“Statistically speaking the probability that there are other thinking beings out there is good. Nobody knows how many stars there are in the Milky Way—estimates range from 100 billion or so to perhaps 400 billion—and the milky Way is just one of 140 billion or so other galaxies, many of them even larger than outs. In the 1960’s a professor at Cornell, named Frank Drake, excited by such a whopping numbers, worked out a famous equation designed to calculate the chances of advanced life in the cosmos based on a series on diminishing probabilities.
Under Drake’s equation you divide the number of stars in a selected protion of the universe by the number of stars that are likely to have panetary systems; divide that by the number of planetary systems that could theoretically support life; divide that by the number of which life, having arisen, advanced to a state of intelligence; and so on. At each such division, the number shrinks colossally—yet even with the most conservative inputs the number of advanced ciliizations just in the Milky Way always works out to be somewhere in the millions.
What an interesting and exciting thought. We may be only one of millions of advanced civilizations. Unfortunately, space being spacious, the average distance between any two of these bivilizations is reckoned to be at least two hundred light-years, which is a great deal more than merely saying it makes it sound. It means for a start that even if these beings know we are here and are somehow able to see us in their telescopes, they’re watching light that left the Earth two hundred years ago. So they’re not seeing you and me. They’re watching the French Revolutions and Thomas Jefferson and people in silk stockings and powdered wigs. (....) So even if we are not really alone, in all practical terms we are. Carl Sagan calculated the number of probably planets in the universe at large at 10 billion trillion—a number vastly beyond imagining. But what is equally beyond imagining is the amount of space through which they are lightly scattered.”

Very good book.

eatmunky's avatar

I’ve heard drake’s equation before, but personally I don’t think it’s good to go by yet. There’s too many blanks that need to be filled in. Apparently Bryson says the most conservative estimates put the number of civilization in the milky way alone in the millions. But Drake himself said there should be about 10,000 civilations in the universe, and I’ve heard other people say it comes out to only 10 in the universe. I don’t think it’s a good thing to rely on seeing as until we have definite numbers to fill it with, it’s pure speculation. But either way, “A Short History of Nearly Everything” sounds like a very interesting read :D

fireside's avatar

You can actually work with the Drake Equation on this site. But like eatmunky said, it has been found to have flaws.

Personally, I do believe that there is other intelligent life out there and I hope they stop by soon with plans for alternative energy sources before we kill each other over the ones we are used to using.

Bluefreedom's avatar

I think that with as large as the known universe is, there would probably be a better than average chance of another intelligent race (much smarter than humans I’d guess) being out there somewhere.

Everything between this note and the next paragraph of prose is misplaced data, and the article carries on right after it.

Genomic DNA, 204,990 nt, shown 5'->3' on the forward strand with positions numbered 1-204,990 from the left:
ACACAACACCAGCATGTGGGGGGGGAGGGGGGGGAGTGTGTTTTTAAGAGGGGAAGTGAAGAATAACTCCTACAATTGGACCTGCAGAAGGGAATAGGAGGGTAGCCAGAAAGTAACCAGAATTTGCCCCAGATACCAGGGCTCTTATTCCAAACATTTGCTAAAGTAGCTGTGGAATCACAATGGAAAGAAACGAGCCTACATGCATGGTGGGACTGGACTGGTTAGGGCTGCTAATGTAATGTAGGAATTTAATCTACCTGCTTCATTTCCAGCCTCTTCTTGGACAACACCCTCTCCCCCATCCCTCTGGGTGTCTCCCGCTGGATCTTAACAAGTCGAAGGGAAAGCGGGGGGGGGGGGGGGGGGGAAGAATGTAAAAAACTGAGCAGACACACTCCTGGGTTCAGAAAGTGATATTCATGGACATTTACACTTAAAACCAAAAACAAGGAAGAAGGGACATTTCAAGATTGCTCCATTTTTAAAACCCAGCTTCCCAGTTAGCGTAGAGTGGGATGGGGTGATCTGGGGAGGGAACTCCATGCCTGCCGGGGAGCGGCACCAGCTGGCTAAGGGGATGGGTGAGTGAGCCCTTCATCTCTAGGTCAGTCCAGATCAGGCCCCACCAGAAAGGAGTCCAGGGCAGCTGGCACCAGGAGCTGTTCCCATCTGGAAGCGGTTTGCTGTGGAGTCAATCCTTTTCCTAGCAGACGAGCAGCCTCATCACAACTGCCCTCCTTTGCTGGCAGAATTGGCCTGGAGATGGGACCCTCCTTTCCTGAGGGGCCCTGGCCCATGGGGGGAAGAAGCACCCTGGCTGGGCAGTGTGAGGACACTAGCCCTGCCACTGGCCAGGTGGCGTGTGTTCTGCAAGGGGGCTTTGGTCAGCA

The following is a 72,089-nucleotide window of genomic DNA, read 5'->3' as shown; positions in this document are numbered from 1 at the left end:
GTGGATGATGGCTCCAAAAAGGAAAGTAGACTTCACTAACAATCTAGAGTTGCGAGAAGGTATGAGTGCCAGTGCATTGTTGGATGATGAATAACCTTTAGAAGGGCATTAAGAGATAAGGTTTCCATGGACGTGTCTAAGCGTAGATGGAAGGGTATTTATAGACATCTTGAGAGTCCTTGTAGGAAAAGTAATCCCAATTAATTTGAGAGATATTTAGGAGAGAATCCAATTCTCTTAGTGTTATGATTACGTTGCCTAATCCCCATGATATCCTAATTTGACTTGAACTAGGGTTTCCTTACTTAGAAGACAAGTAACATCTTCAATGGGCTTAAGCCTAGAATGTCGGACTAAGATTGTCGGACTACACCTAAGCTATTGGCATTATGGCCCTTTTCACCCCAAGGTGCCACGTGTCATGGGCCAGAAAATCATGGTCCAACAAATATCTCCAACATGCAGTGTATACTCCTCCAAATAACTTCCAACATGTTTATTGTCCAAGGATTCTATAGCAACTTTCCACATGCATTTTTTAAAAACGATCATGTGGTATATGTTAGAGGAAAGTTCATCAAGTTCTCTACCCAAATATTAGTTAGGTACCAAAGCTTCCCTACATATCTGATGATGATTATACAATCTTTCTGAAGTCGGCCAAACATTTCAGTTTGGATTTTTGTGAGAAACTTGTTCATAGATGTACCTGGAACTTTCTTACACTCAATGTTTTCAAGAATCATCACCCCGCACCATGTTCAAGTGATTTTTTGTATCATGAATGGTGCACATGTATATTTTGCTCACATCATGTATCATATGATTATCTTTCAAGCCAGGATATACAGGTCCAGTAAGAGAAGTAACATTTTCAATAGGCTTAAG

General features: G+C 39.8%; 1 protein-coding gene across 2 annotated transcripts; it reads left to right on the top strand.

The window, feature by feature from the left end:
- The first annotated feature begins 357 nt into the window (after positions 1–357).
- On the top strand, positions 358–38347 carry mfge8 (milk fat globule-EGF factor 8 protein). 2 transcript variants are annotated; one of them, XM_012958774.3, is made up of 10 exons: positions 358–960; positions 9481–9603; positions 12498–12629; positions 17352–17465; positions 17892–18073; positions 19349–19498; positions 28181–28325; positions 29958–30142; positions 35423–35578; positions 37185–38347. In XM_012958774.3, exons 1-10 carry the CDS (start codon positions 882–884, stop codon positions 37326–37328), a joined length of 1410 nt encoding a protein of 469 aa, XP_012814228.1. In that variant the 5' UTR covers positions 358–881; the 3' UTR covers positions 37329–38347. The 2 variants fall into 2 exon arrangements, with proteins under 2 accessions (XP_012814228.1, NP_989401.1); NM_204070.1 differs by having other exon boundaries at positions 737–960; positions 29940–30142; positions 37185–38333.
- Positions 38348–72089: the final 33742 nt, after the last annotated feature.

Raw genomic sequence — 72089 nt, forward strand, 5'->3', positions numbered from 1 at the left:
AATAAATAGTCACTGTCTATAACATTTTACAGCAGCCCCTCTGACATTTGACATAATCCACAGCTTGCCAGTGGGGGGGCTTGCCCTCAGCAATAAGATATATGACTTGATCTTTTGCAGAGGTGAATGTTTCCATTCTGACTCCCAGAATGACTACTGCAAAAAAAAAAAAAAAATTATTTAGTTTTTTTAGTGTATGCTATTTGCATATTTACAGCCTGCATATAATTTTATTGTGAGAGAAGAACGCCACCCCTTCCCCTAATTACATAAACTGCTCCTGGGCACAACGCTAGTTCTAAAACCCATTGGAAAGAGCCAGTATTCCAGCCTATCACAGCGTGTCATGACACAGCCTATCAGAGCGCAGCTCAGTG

I also believe that if contact is ever made with said intelligence, it will probably be initiated by them and not by us because they are too far away for us to find them first and they won’t contact us until it is in their best interests to do so.

aaronb's avatar

yes and yes

Aster's avatar

I feel certain there are little GRAY people and other types of humanoids out there. Whether we will make contact with them? Yes; someday.

crazydreams's avatar

yes and I believe some already have,

I look at it like it’s not something out of the norm that could or already have happened, I mean why not? The sheer existence of ourselves and our own planet is just as amazingly impossible from something or someone else’s point of view that WE so take for granted as “the norm”
I live in the UK, I cannot see, hear or reach anyone in lets say Australia for example, but since travel and communication came about now we can, that doesn’t mean Australia was never there before, It was just out of reach at that present time. Maybe when we can find ways to travel and communicate further our eyes and minds will be wide open, unless we already have :s

I also ponder on the fact that our own planet was once at this stage of higher travel and communication 1000’s of years ago and somehow lost a huge amount of knowledge along the way or the earth did some kind of recycle and wiped everything out or…..

they left :)

Aster's avatar

Yes, no and they’re gray. lol

VenusFanelli's avatar

It’s possible but not certain that other life exists. Interstellar distances are too great to be overcome. Relativity limits the speed of matter, and energy requirements for such travel can never be met. How can we ever contain and direct hydrogen fusion or matter-antimatter reaction? In any case, either fuel source would require a mass of that fuel far larger than the spaceship to be propelled. How could we carry it and accelerate it with the spaceship. We get into infinite regression, so interstellar travel will always be impossible. There are no magic solutions to the severe problems involved, so each life form will be forever confined to its own star system. There can never be any direct contact between beings on planets of different stars. I know some people will not want to hear this, but they have no valid arguments against it.

Answer this question




to answer.

This question is in the General Section. Responses must be helpful and on-topic.

Your answer will be saved while you login or join.

Have a question? Ask Fluther!

What do you know more about?
Knowledge Networking @ Fluther